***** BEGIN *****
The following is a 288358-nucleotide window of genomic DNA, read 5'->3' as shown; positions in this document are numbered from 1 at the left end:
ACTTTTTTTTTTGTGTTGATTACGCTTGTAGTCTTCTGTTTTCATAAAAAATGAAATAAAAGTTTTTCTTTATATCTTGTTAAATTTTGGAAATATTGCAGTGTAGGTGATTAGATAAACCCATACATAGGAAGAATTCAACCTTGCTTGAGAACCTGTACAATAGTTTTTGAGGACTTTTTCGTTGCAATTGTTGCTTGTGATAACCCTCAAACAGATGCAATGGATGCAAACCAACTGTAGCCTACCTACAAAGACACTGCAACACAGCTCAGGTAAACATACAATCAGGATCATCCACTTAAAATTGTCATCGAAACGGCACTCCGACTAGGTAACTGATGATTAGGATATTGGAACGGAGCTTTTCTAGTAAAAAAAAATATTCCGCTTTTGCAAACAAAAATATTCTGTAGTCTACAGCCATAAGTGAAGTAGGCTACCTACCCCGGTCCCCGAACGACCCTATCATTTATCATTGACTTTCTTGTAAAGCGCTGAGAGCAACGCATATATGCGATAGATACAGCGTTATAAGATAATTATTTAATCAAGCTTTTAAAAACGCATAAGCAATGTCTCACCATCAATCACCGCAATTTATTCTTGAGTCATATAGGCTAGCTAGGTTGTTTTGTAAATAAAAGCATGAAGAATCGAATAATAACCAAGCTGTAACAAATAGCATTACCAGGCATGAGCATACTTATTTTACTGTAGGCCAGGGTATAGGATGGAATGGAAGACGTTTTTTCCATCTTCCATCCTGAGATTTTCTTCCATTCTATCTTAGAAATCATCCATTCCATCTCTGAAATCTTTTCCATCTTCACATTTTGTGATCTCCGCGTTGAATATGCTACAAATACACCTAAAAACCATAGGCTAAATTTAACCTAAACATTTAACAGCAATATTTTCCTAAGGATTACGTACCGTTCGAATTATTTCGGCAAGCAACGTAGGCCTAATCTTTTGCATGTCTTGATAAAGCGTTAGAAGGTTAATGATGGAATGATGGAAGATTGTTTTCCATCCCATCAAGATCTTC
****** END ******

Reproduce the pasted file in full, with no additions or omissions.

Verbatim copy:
The following is a 288358-nucleotide window of genomic DNA, read 5'->3' as shown; positions in this document are numbered from 1 at the left end:
ACTTTTTTTTTTGTGTTGATTACGCTTGTAGTCTTCTGTTTTCATAAAAAATGAAATAAAAGTTTTTCTTTATATCTTGTTAAATTTTGGAAATATTGCAGTGTAGGTGATTAGATAAACCCATACATAGGAAGAATTCAACCTTGCTTGAGAACCTGTACAATAGTTTTTGAGGACTTTTTCGTTGCAATTGTTGCTTGTGATAACCCTCAAACAGATGCAATGGATGCAAACCAACTGTAGCCTACCTACAAAGACACTGCAACACAGCTCAGGTAAACATACAATCAGGATCATCCACTTAAAATTGTCATCGAAACGGCACTCCGACTAGGTAACTGATGATTAGGATATTGGAACGGAGCTTTTCTAGTAAAAAAAAATATTCCGCTTTTGCAAACAAAAATATTCTGTAGTCTACAGCCATAAGTGAAGTAGGCTACCTACCCCGGTCCCCGAACGACCCTATCATTTATCATTGACTTTCTTGTAAAGCGCTGAGAGCAACGCATATATGCGATAGATACAGCGTTATAAGATAATTATTTAATCAAGCTTTTAAAAACGCATAAGCAATGTCTCACCATCAATCACCGCAATTTATTCTTGAGTCATATAGGCTAGCTAGGTTGTTTTGTAAATAAAAGCATGAAGAATCGAATAATAACCAAGCTGTAACAAATAGCATTACCAGGCATGAGCATACTTATTTTACTGTAGGCCAGGGTATAGGATGGAATGGAAGACGTTTTTTCCATCTTCCATCCTGAGATTTTCTTCCATTCTATCTTAGAAATCATCCATTCCATCTCTGAAATCTTTTCCATCTTCACATTTTGTGATCTCCGCGTTGAATATGCTACAAATACACCTAAAAACCATAGGCTAAATTTAACCTAAACATTTAACAGCAATATTTTCCTAAGGATTACGTACCGTTCGAATTATTTCGGCAAGCAACGTAGGCCTAATCTTTTGCATGTCTTGATAAAGCGTTAGAAGGTTAATGATGGAATGATGGAAGATTGTTTTCCATCCCATCAAGATCTTC